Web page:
662 Rhetoric & Public Affairs
can engage their subject matter not only from a rhetorical perspective but
also from the perspective of theology, both disciplines will be strengthened
by the exchange.
James G. Gilmore, University of Maryland, College Park
Echo Chamber: Rush Limbaugh and the Conservative Media Establishment.
By Kathleen Hall Jamieson and Joseph N. Cappella. New York: Oxford
University Press, 2008; pp. xvi + 301. $24.95.
he election of Barack Obama as President of the United States has
become the most notable in a string of recent electoral victories for
the Democratic Party over the Republican Party. What began in 2006
continued into 2008 and has the chance of continuing into the future. This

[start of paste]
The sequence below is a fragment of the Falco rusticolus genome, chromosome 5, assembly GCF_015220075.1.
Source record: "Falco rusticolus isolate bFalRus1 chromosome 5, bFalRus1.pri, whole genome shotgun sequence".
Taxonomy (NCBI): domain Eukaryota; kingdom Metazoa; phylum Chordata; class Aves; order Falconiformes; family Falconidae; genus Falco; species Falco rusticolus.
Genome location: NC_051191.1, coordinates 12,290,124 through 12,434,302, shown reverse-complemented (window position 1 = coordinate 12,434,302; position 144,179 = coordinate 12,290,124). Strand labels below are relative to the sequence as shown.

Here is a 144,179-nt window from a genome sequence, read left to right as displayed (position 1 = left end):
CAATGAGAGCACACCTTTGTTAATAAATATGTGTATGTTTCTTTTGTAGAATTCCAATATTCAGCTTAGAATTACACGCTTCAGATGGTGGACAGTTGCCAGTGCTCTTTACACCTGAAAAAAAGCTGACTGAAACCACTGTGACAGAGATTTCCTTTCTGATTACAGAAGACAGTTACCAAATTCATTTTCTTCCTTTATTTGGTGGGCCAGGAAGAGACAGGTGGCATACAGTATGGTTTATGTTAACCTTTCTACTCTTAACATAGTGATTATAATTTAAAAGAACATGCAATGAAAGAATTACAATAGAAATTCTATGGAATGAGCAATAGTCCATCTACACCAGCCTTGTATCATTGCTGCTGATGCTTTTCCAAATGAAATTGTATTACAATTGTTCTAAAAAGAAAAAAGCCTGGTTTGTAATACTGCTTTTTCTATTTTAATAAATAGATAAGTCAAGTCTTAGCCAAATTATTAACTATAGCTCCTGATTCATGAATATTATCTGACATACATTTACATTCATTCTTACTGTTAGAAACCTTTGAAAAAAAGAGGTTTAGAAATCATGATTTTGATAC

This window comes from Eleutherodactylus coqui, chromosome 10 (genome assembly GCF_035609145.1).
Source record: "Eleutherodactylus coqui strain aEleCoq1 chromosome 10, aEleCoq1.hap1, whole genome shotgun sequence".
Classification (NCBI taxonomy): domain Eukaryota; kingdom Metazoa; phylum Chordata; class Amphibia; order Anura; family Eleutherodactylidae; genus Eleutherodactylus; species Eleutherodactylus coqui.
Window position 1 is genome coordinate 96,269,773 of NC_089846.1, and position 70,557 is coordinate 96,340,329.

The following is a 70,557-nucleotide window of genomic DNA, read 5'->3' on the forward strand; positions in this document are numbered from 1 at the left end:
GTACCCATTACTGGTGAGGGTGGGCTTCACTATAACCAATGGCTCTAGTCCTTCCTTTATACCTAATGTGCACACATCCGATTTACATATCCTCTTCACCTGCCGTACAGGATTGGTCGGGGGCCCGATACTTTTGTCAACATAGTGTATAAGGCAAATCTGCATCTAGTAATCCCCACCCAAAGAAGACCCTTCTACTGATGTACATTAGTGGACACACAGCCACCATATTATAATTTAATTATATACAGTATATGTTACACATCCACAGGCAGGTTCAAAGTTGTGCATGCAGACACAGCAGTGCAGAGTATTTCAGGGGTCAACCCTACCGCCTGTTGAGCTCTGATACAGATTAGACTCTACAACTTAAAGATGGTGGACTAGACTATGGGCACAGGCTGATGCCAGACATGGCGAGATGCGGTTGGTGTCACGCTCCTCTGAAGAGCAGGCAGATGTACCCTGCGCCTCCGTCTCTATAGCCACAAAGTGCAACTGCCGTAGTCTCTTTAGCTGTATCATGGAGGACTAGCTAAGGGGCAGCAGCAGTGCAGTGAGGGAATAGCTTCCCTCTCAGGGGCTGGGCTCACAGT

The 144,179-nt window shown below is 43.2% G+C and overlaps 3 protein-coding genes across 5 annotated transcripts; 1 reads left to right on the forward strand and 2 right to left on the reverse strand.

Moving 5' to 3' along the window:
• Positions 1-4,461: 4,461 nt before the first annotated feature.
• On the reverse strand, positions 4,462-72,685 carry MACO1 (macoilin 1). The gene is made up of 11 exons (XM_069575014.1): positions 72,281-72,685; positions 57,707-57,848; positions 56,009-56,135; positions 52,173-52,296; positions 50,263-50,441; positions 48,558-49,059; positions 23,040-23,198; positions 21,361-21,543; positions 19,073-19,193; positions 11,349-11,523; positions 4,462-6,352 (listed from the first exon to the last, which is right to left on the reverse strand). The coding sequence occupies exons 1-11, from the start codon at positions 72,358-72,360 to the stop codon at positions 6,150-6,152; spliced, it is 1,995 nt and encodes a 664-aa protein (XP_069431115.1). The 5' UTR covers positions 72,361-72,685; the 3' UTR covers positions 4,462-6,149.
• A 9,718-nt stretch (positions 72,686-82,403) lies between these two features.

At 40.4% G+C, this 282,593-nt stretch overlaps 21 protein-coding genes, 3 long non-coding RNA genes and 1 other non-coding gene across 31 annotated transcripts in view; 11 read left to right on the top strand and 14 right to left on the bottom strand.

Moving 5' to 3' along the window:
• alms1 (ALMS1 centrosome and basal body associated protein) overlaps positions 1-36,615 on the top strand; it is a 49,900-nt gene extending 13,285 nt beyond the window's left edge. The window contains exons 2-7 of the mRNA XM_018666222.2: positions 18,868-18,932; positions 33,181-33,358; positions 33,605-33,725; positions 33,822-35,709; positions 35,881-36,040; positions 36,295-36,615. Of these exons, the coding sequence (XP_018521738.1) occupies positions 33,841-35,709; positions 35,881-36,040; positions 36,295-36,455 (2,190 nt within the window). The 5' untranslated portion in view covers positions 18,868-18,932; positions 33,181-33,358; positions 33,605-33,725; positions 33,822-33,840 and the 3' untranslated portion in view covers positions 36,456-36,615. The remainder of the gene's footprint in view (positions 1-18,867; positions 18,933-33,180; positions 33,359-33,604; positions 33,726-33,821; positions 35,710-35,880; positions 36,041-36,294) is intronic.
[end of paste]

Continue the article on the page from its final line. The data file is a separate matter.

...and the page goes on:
trend has created a highly visible identity crisis in the Republican Party, which,
left without a clear leader, has been rife with infighting over its ideological
direction in the coming years. Numerous figures have emerged to claim a
leadership spot—Newt Gingrich, Dick Cheney, Sarah Palin, etc.—but one
person in particular has received significant attention as a potential leader
of the Republican Party: radio talk show host Rush Limbaugh.
Republicans and Limbaugh himself have attempted to deny this accusa-
tion, but the recent record lends it some credibility. Limbaugh has been the
most prominent and consistent voice in support of the Republican Party
since the election of Barack Obama, for example. Republican officials who
have criticized Limbaugh have immediately felt pressure to apologize to him
and retract their statements. Most succumb, leaving the impression that the
Republican Party takes its direction, at least in part, from Limbaugh. How is
it that a radio host can be perceived as the titular head of one of the nation’s
two major political parties? Part of the answer can be found in Kathleen Hall
Jamieson and Joseph N. Cappella’s new book Echo Chamber: Rush Limbaugh